I think SISS fits in well with the allegory of the traveling Gypsy who, while on his journey through space, on one hand suffering isolation and deprivation, is forced into his unique circumstance of being able to view the whole wide universe, with a timeless lifetime to ponder the mysteries, that the earthbound left behind are hindered from experiencing because of all the normal daily cares and obstacles that get in the way.
"Watching & Waiting"
We open with music from the studio organ, which puts us in a Cathedral-like frame of mind; thus, we are primed to anticipate discovery on a Grand scale.
Who is speaking in "Watching & Waiting"?
I see "Watching & Waiting" to be narrated by The Creator of all things, and to say that "here there's lots of room for doing the things you've always been denied" is the Creator presenting this gift of an expansive new homeland to this poor character who has been lost in lonely space for millions of years.
The dialogue switches back and forth between the Creator and Gypsy, with Gypsy saying he hopes it won't be very long before he has someone to share it all with.
"Mole, he is burrowing his way to the sunlight, he knows there's Someone there so strong."
Yes, the Mole is also a river. But here is what it meant to me:
I got the feeling that this planet Gypsy landed on was a new creation, burgeoning with new life, and that all the creatures were just beginning to discover themselves. It is said that all creation recognizes it's Creator -- I hear this line as giving example of a simple mole (or even a river Mole) finding his way into the sunlight, where even he feels the attraction of the great Power there.
"Don't be alarmed at my fields and my forests..."
In my story, this long-lost space traveler has been out there in the darkness for a seeming eternity. If he even remembers anything about his native homeland, it's been so long since he's seen it that there remains little trace in his mind of the images he had ever known of his life on earth (presumably earth, but wherever).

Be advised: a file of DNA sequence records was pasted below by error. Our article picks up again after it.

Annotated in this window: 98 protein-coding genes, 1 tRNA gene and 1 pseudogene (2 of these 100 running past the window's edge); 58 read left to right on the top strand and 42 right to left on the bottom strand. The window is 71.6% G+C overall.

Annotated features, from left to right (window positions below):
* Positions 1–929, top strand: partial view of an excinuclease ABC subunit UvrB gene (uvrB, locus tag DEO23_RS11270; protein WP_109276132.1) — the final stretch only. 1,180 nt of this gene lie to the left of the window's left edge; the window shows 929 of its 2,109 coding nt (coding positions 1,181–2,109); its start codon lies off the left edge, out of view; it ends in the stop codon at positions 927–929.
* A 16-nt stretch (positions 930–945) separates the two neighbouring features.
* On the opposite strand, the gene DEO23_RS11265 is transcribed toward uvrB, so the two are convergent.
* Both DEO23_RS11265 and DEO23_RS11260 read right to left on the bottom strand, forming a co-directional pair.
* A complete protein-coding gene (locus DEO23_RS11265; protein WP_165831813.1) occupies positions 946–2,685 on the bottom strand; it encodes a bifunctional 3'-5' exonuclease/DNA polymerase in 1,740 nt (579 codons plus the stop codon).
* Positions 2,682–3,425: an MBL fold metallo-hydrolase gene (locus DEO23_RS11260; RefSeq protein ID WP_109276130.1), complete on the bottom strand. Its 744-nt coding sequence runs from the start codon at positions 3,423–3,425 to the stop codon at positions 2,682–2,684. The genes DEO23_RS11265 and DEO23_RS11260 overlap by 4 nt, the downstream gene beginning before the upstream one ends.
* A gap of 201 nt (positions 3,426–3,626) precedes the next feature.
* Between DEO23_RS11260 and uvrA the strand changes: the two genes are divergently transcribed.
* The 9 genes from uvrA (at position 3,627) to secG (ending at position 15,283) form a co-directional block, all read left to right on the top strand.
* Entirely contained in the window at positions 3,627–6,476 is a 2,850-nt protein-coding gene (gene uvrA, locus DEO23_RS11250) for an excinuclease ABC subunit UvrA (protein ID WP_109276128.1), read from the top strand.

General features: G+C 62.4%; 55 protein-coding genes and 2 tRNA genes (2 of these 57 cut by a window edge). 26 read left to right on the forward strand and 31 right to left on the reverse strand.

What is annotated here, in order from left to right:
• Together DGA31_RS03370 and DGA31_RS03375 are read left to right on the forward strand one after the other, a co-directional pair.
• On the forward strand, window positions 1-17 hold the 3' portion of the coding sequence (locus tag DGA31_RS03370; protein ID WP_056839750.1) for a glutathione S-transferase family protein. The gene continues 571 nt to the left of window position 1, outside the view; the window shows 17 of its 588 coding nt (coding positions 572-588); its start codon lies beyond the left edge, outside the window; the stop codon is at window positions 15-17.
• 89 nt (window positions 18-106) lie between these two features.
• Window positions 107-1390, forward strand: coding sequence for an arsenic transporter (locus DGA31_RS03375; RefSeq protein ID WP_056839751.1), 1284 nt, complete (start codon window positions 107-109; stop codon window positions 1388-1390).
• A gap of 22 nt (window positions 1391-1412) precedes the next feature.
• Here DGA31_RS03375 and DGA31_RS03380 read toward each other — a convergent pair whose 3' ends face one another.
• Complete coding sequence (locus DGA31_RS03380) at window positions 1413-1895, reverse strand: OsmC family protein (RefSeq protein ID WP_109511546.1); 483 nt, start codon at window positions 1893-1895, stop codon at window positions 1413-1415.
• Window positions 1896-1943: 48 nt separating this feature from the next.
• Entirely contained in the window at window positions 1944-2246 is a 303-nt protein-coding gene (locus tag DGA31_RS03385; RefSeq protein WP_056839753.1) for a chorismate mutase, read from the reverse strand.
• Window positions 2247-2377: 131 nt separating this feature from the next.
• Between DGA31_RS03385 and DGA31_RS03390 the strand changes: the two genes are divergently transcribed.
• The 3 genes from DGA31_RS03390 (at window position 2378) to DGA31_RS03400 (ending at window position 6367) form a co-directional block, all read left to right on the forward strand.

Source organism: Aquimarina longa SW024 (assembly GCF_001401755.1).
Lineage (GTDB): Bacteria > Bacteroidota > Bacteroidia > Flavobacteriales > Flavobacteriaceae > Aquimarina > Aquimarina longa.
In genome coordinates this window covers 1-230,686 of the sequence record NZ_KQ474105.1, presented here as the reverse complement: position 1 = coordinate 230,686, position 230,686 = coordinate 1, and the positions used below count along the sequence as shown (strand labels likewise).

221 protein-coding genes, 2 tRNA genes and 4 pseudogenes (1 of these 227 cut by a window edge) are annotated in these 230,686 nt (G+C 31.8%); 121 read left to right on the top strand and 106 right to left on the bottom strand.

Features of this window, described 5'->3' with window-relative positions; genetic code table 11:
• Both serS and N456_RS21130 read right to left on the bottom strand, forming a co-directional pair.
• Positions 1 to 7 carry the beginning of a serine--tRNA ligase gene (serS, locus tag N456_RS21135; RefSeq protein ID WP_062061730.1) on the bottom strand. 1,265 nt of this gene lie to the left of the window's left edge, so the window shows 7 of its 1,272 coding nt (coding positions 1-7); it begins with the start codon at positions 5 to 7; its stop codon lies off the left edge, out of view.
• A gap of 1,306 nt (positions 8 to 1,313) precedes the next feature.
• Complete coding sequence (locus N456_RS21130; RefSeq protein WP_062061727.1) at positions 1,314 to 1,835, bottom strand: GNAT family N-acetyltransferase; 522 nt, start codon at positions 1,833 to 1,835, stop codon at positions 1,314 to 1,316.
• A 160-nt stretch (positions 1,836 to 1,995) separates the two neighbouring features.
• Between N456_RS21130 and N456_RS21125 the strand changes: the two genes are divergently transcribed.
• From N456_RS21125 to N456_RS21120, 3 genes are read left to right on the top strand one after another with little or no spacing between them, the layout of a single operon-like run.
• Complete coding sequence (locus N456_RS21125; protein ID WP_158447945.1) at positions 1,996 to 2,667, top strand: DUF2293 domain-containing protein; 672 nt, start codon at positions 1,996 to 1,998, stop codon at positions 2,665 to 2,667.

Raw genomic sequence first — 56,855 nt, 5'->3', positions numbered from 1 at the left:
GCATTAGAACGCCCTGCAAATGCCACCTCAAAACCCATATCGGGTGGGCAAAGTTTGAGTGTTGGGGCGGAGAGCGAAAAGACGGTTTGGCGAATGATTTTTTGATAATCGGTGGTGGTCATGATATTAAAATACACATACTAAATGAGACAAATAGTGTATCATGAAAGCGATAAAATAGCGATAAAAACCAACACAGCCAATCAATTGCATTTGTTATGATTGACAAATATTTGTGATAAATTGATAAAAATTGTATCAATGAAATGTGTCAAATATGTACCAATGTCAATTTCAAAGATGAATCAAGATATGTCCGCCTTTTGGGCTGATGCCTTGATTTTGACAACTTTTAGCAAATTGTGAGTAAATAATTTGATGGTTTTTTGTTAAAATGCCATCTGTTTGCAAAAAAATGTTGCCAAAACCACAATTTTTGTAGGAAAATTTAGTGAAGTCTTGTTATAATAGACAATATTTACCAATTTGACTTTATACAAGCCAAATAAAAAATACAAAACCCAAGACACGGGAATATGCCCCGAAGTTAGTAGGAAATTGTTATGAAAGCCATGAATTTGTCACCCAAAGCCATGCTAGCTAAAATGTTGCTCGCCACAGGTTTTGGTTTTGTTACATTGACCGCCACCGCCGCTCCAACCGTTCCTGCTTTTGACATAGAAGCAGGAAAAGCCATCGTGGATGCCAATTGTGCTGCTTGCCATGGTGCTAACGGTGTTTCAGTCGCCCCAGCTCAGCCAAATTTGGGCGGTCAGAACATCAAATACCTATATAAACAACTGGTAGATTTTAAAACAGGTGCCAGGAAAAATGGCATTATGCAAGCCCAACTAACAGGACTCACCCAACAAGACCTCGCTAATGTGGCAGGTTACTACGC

When he arrives on this new-found land, it has to be a shock to suddenly see all of this -- everywhere all of this foreign life, "fields and forests", animals, birds, everything. After all, he's been spinning through darkness all this time, only viewing the universe's marvels from a distance.
So this Voice -- whether the Creator or the speaking Planet, as some prefer -- is telling Gypsy not to be alarmed, that "this is all for you to enjoy and explore and make use of." But all the marvels of an entire planet are lonely if you can not share it with someone bone of your bone, and flesh of your flesh.
* * *
So the story ends with Gypsy looking around him at this new home, "watching and waiting for a friend to play with" -- that desire we all have to share with someone who can relate to us. He needs "someone to understand me -- I hope it won't be very long."
And he asks: "Why have I been alone for so long?"
"Why" is such an age-old question.
He is answered by The Voice that greeted him there -- that Someone who is there in the warm, welcoming sunlight, so inviting that even the simple mole feels the attraction to burrow upwards to get close to The Source.
But "Why," he is not told -- and we usually aren't, as our finite minds may simply not be able to comprehend Great Plans. He is only told that here before him is everything that Gypsy has always been denied, and now he can do anything he desires, with no one to stop him from trying. There's just only one thing missing... and we were never given the sequel.
The inside of the album's gatefold.